As usual, some themes grew out of this TOC conference – this seems to happen every year. And of course, it varies from person to person, so I can only speak from my own perspective, and perhaps there’s a little wishful thinking there as well.
But the fact that the World Wide Web Consortium not only had a concurrent conference about the Web and ebooks, but W3C members also attended regular TOC sessions (and gave a keynote) spoke very loudly to me. And it was a one-way conversation.
I do not see very many book industry people approaching the Web. But the Web is certainly approaching the book industry. It’s not enough to digitize text, wrap it in DRM, and sell it. The Web demands more than a silo’d experience. It demands interconnectivity. Links. Since the inception of the Web, content of all kinds has not simply been digitized, but contextualized by open-ended conversations with other content. An ebook is a closed system. The Web is open – and when it encounters a closed system, it tends to find ways to open it.
The question is whether that opening happens with or without publishers. And that is the elephant in the room.
That elephant was very firmly in the room during my “Open Book” presentation on Wednesday. It was a short talk, making some short points – that there has been explosive growth in published text over the last 14 years. That putting all that text on paper is not scaleable as a business. That digitizing it is scaleable, but invokes the problem of discovery. That discovery is best enabled by interoperability and structured markup. And if publishers are not making their own texts discoverable, someone else will.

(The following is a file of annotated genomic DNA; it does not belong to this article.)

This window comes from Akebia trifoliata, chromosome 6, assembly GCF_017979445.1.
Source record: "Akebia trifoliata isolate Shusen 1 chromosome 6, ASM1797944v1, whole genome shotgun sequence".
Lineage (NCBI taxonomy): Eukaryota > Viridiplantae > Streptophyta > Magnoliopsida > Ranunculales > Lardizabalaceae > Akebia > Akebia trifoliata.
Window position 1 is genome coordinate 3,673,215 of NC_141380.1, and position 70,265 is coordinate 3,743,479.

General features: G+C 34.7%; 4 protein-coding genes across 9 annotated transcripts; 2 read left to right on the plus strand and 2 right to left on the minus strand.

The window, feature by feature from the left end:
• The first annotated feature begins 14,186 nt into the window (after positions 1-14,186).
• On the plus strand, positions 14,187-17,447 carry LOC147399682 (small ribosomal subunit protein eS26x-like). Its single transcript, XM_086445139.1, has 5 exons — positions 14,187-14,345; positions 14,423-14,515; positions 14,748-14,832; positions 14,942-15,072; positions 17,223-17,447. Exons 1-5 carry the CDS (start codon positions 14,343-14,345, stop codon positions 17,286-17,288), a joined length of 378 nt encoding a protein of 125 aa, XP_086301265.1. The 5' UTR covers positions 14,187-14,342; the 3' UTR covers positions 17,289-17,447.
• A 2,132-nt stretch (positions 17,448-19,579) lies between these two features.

Presumably publishers are publishing because what they are publishing has value. The fact that someone else perceives that value and makes the content more valuable is – again, presumably – a good thing.
The implication, however, is unnerving to traditional publishers. Opening up content – willingly or unwillingly – means a lack of control of that content. And dialing back “control” to mere “participation” is an idea that’s extremely tough for traditional publishers to get comfortable with. For 500 years, publishers have been broadcasting, not conversing. But the Web is a conversation.
The response to my talk was indicative of this discomfort. In a way, I was satisfied with the response because it confirmed for me the difficulties that traditional publishers are having. I was also saddened by it, of course. But those emotions don’t get us very far. What does get us far is simply putting one foot in front of the other, and continuing. It’s not romantic, but it’s movement. And it’s how real progress happens.